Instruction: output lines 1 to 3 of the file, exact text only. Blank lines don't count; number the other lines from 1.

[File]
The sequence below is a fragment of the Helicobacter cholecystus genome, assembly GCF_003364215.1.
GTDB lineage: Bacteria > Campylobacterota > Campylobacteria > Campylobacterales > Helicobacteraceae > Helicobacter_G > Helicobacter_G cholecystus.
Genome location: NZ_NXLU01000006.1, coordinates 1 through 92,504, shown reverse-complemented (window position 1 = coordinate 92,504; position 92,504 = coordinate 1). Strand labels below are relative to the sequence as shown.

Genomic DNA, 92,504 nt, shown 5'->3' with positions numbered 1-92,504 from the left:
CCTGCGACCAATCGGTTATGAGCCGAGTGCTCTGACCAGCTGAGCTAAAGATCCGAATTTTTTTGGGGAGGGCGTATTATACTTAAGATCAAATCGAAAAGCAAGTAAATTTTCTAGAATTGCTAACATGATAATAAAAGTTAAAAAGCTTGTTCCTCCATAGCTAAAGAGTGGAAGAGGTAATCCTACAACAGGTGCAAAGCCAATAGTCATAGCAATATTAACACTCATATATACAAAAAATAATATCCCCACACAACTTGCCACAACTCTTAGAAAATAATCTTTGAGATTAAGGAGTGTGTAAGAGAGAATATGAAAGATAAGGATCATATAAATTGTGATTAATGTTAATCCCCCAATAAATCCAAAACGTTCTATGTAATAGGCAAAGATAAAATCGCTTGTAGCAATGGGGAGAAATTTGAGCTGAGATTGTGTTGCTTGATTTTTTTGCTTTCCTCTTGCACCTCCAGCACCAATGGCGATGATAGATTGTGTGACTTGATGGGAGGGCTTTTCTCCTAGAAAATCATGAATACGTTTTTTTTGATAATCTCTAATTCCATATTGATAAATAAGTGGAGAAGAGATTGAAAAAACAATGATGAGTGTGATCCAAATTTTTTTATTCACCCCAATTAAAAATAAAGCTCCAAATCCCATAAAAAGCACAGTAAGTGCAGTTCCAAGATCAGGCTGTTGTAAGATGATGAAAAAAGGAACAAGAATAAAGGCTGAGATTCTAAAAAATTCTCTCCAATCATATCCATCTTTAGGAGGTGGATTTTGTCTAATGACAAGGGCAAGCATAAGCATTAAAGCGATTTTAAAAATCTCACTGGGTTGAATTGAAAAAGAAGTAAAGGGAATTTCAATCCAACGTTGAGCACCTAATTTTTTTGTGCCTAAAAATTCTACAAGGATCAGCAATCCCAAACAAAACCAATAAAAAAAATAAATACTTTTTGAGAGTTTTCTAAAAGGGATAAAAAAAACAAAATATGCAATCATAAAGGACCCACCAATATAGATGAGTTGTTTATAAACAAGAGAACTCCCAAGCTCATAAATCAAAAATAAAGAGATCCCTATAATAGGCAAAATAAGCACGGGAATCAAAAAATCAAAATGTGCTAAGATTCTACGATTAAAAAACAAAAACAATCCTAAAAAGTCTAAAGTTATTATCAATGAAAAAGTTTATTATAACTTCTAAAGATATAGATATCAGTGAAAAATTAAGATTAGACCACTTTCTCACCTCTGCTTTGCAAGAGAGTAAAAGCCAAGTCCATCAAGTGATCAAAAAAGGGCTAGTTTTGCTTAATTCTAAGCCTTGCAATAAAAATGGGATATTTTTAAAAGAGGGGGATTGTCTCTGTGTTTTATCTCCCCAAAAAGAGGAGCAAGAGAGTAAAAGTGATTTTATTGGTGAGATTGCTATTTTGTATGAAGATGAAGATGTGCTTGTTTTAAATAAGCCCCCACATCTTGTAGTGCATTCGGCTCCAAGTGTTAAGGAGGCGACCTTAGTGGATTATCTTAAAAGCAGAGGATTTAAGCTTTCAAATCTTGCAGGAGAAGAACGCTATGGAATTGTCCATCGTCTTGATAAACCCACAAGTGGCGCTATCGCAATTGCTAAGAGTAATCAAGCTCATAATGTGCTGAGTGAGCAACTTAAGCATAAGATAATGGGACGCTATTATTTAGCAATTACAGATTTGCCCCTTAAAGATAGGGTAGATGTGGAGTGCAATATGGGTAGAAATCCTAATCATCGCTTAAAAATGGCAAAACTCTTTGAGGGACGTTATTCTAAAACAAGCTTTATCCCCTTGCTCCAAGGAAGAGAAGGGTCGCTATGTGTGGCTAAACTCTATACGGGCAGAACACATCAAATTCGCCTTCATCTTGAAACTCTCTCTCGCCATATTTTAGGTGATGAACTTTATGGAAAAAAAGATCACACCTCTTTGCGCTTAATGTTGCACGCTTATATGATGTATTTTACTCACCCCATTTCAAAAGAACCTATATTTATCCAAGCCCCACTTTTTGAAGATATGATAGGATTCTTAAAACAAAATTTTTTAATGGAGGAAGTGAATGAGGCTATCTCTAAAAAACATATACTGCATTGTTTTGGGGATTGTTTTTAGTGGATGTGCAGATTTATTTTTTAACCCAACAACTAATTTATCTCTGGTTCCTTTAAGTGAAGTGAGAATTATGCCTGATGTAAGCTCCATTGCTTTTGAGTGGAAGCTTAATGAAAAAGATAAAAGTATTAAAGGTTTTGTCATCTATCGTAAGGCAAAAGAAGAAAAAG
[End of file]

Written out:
The sequence below is a fragment of the Helicobacter cholecystus genome, assembly GCF_003364215.1.
GTDB lineage: Bacteria > Campylobacterota > Campylobacteria > Campylobacterales > Helicobacteraceae > Helicobacter_G > Helicobacter_G cholecystus.
Genome location: NZ_NXLU01000006.1, coordinates 1 through 92,504, shown reverse-complemented (window position 1 = coordinate 92,504; position 92,504 = coordinate 1). Strand labels below are relative to the sequence as shown.